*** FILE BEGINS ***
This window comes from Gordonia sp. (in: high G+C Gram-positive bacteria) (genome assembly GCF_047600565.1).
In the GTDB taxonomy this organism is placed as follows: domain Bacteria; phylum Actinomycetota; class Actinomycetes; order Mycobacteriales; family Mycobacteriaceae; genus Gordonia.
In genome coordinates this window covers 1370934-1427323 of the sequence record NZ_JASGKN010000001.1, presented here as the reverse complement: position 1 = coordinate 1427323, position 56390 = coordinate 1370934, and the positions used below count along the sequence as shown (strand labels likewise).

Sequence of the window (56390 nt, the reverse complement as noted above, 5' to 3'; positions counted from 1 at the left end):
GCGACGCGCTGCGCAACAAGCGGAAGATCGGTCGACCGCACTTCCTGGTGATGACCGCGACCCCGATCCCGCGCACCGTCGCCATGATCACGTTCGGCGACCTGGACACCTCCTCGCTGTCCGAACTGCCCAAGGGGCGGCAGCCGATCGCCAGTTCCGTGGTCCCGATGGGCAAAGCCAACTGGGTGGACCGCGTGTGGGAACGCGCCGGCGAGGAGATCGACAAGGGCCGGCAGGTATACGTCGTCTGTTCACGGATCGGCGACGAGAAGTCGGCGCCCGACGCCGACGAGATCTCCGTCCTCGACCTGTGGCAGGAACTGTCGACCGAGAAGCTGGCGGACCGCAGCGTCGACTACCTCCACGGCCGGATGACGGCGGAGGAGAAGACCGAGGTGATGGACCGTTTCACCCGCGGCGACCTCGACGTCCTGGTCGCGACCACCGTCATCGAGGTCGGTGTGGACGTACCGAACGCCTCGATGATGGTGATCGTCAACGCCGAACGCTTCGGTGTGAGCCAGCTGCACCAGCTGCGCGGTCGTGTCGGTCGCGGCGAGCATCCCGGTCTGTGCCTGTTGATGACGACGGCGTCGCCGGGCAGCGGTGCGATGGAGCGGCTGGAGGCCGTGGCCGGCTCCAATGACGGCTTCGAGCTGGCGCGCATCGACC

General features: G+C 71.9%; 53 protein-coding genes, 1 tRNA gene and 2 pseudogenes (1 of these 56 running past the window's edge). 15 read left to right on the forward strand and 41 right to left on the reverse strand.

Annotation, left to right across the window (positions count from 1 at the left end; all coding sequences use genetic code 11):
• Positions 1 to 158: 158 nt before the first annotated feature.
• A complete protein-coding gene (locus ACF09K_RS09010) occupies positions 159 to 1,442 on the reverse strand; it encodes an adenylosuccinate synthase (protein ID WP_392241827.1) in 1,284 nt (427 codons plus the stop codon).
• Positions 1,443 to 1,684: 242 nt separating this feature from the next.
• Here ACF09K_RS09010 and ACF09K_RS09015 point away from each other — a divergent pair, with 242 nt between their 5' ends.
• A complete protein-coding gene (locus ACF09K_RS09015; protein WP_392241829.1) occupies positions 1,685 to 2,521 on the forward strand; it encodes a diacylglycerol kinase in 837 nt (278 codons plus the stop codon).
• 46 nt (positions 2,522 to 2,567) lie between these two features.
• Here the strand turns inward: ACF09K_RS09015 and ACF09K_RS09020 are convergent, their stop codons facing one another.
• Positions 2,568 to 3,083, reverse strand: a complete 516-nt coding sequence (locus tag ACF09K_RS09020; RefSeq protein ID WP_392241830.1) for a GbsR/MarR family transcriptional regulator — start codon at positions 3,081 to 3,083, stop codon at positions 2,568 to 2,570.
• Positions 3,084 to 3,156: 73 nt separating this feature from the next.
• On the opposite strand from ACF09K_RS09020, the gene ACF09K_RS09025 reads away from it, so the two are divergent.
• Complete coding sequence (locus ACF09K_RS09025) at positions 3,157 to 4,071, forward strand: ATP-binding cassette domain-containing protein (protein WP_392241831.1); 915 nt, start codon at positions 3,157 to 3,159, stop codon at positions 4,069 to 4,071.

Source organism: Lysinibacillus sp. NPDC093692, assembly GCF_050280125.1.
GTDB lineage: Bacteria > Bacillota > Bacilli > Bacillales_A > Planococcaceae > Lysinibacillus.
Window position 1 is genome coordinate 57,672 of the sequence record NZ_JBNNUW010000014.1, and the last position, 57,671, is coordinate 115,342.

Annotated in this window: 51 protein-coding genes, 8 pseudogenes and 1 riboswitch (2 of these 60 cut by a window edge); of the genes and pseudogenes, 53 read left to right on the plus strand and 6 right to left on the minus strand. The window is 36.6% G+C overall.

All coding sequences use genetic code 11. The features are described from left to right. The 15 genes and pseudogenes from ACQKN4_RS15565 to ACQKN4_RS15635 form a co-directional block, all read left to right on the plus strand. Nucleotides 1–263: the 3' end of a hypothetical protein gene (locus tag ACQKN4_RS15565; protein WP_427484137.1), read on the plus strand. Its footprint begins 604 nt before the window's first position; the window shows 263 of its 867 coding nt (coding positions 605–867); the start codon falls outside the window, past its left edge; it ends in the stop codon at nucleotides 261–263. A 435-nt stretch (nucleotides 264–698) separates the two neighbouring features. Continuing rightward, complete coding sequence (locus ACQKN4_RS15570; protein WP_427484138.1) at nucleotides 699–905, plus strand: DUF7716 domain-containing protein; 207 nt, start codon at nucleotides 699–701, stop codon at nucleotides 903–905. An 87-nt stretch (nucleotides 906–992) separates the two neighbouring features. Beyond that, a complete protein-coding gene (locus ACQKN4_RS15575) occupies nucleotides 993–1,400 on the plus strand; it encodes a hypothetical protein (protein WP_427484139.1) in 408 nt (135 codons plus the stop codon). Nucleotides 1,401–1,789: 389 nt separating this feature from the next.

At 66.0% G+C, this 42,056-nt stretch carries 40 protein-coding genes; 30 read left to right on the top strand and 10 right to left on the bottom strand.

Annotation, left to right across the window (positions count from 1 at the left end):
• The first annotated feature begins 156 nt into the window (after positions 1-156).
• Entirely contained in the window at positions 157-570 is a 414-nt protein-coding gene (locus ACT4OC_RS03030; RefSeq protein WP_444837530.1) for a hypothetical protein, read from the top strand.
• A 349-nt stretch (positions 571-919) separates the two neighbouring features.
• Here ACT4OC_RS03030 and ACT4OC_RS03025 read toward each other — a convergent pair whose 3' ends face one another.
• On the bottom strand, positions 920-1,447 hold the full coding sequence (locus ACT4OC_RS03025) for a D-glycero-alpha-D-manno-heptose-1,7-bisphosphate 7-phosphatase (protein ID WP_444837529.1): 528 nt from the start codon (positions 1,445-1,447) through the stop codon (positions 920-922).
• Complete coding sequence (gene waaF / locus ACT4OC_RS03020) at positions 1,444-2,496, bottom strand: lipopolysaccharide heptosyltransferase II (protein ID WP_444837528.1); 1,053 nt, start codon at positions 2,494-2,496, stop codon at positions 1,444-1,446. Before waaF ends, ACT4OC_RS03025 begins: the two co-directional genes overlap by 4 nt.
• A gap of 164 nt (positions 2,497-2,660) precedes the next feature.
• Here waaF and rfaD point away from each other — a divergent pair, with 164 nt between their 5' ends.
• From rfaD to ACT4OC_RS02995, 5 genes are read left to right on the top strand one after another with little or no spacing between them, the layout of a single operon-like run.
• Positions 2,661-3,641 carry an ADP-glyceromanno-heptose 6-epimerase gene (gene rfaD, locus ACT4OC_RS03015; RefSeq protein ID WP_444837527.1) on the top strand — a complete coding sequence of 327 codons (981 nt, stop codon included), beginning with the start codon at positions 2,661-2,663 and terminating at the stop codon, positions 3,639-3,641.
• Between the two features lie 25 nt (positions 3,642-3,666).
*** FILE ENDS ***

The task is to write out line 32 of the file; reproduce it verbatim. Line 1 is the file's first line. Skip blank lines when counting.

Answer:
• A gap of 164 nt (positions 2,497-2,660) precedes the next feature.